What Are Back-to-School Custody Tips for Divorced Parents?
As the summer season ends, families and communities across the country are gearing up for another exciting school year. However, some families may find back-to-school time overwhelming and stressful, especially if the parents share custody of their children or there is a recently new separation in the family. Those parents need to take extra steps before and during the school year to keep a positive environment for themselves and their children.
The most vital part of maintaining a positive outlook for children of a divorced marriage is to have good communication within the family and the school. It starts with the co-parents. Maintaining open lines of communication – simply by letting each other know about schedule changes or school updates – can go a long way in making family matters less stressful. Matters such as school activities and homework should be discussed as soon as possible and often, which will help both parents stay on the same page.
Here are some more tips to help you and your co-parent make the back-to-school transition smoothly:
- Communicate with the school: Stay in communication with your child’s school. Let them know who is responsible for picking up and dropping off beforehand so that the school is aware of any changes and can avoid any preventable confusion. Communicate with the school about the situation between yourself and your ex-spouse, especially if it is a recent separation. If they know what is going on at home, your child’s teachers can stay aware of any behavioral changes in your child. Parental separation is tough for a child, and their feelings, if not properly attended to, can lead to poor academic progress.
- Pay attention to your child’s needs: The beginning of the school year may mean a bigger workload for your child, so pay attention to what they are working on and if they need you and your co-parents help. Checking in with your child about how they are feeling throughout the school year can help you gauge how it is affecting them and interacting with their stresses at school. Paying attention to them and their needs can reassure them that you love them and are there for them through the divorce.
- Know the teachers: To keep in good standing with the school, it is best to know who to speak to should an issue arise and who is going to be teaching your child. As well as knowing the name of your child’s teachers and the principal, they should know you as well. Do not rely on your ex-spouse to know school information about your child; it is best to go to the source by calling the school and asking questions yourself.
- Help your child answer their peers: If the divorce occurred over the summer break or was recent, your child may face questions about your family situation from their peers. Before school starts, plan how they could face such questions and assure them that it is okay to decline to answer if they feel uncomfortable. You can go over with them what kind of answers would make them feel comfortable. Let them know it is okay to feel whatever the divorce makes them feel, whether it be anger, confusion, sadness, or fearful.
- Remain flexible: Make things easier for yourself, your ex-spouse, and your family by remaining flexible with your schedule. The beginning of the school year can be frustrating for you and your ex-spouse as you try to organize pick up and drop off arrangements, so be willing to keep your schedule open. Remember that you and your ex-spouse are working towards the same goal of keeping your child comfortable and stress-free.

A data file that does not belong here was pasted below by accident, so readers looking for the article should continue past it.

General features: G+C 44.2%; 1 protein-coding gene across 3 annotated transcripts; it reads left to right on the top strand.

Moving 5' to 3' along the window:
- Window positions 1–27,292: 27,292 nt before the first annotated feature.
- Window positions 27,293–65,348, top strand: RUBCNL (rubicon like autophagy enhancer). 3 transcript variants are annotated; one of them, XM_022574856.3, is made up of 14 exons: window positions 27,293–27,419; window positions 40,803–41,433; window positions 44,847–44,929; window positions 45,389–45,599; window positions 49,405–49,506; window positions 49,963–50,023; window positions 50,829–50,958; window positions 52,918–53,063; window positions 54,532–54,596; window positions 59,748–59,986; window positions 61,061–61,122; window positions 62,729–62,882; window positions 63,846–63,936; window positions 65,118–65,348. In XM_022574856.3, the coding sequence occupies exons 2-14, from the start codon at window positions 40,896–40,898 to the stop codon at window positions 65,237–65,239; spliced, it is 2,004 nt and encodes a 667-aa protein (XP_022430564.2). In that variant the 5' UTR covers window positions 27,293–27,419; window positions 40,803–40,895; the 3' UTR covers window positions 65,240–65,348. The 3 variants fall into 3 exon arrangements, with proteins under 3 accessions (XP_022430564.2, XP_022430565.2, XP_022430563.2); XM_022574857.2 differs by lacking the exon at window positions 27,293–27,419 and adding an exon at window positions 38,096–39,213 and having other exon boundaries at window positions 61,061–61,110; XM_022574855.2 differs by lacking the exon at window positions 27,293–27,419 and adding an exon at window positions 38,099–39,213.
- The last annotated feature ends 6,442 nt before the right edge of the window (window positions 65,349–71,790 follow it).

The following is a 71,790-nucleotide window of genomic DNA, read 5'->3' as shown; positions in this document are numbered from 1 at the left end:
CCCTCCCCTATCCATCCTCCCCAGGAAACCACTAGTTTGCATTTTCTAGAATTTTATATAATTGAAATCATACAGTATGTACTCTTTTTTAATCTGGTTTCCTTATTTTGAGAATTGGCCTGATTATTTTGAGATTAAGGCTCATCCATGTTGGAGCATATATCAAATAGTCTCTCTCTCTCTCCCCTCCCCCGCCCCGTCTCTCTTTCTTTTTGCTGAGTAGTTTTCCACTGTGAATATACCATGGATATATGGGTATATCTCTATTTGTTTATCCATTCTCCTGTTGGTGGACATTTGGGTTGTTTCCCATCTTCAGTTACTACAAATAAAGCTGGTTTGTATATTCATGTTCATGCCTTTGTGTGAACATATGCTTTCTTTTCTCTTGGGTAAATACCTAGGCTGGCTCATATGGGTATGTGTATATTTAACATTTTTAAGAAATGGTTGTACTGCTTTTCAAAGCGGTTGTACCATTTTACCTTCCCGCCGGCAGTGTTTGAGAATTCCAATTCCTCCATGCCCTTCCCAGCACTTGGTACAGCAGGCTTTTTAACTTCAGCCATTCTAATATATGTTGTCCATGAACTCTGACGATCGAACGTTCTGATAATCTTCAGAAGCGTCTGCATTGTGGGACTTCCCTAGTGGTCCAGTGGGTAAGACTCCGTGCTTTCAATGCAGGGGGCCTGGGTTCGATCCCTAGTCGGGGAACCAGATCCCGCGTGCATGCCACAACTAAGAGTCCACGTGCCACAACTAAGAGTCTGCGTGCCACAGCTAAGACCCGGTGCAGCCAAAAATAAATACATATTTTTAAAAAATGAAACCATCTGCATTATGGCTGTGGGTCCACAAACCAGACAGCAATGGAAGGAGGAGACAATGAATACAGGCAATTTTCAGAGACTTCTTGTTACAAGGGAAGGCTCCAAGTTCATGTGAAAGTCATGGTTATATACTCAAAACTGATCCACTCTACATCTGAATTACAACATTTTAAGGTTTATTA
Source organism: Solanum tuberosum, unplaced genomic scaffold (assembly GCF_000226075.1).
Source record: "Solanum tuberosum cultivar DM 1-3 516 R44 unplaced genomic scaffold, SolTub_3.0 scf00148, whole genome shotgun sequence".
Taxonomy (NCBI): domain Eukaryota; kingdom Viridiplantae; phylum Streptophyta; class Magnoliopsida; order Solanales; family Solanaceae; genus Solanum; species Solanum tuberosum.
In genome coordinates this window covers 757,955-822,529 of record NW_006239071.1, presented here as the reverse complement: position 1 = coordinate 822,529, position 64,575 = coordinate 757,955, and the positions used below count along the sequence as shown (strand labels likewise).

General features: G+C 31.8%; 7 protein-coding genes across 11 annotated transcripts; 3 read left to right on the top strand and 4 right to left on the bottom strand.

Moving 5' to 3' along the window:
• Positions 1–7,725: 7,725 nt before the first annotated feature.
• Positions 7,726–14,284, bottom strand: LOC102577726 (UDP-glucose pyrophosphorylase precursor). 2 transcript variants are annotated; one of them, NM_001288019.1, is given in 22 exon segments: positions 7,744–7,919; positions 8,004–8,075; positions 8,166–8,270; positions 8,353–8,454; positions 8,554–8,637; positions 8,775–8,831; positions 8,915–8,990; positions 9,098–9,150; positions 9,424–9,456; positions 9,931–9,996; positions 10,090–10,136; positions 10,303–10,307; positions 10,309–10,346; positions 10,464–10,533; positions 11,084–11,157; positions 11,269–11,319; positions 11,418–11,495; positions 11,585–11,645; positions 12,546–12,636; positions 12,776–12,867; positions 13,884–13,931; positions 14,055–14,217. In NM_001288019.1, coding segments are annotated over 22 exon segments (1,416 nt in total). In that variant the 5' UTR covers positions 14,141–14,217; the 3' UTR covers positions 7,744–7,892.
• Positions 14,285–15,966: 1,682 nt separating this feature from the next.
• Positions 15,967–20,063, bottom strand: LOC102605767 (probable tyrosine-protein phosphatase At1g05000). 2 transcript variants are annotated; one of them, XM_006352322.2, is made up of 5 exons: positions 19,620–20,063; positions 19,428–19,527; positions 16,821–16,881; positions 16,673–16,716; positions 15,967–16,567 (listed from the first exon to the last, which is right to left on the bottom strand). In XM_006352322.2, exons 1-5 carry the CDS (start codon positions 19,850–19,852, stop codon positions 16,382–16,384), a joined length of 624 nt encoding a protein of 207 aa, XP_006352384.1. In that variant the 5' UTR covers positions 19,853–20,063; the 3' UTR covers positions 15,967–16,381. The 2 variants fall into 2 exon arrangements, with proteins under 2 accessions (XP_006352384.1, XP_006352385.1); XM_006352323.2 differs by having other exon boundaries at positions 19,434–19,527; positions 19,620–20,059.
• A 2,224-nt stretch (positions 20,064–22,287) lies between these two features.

- School costs: As your child grows, so does their needs and the costs to meet those needs. School supplies and costs likely go up every year, so it is important that you and your ex-spouse plan on who will be covering what. Back-to-school costs can range from anything to notebooks, textbooks, calculators, backpacks, and laptops. They can also include things like teacher gifts, field trips, and admission fees, so you and your ex-spouse need to be prepared on who will take care of what cost, as not doing so will create confusion and stress.
- Extracurricular activities: If your child is attending extracurricular activities like sports or clubs, you should prep for the cost and activity’s schedule by gathering estimates together and calculating their costs. A support order may be needed if you have any trouble splitting the costs of the activity, or you can consult with a family law lawyer to help you understand what to do next.
- Emergency custody plan: It is important to be prepared should a health emergency occur with your child, especially since the Covid-19 pandemic is still an issue. Parents should discuss the plan should your child get sick, and how that affects the parenting schedule, pick-up times, homework schedule, etc.
- Allow your child time to process emotions: Experts say that it generally takes a year for a child to come to terms with a divorce. Having passed that year date that does not mean they are no longer upset, rather that they just are more accustomed to the new situation and feelings. Assure your child that you are there for them and try to make them feel comfortable sharing their emotions with you, long after the divorce.
Marlton Divorce Lawyers at Goldstein & Mignogna, P.A. Help Parents with Custody Issues
Back-to-school is a stressful time of year for both you, your ex-spouse, and your child, but it does not have to be. Proper planning and scheduling can go a long way in making the school year go smoothly. If you are having custody issues with your ex-spouse, the Marlton divorce lawyers at Goldstein & Mignogna, P.A. can help you immediately. Call us today at 856-890-9400 or fill out our online form for an initial consultation. With our offices located in Marlton, New Jersey, we proudly serve clients in Marlton, Burlington County, Camden County, Gloucester County, and throughout South Jersey.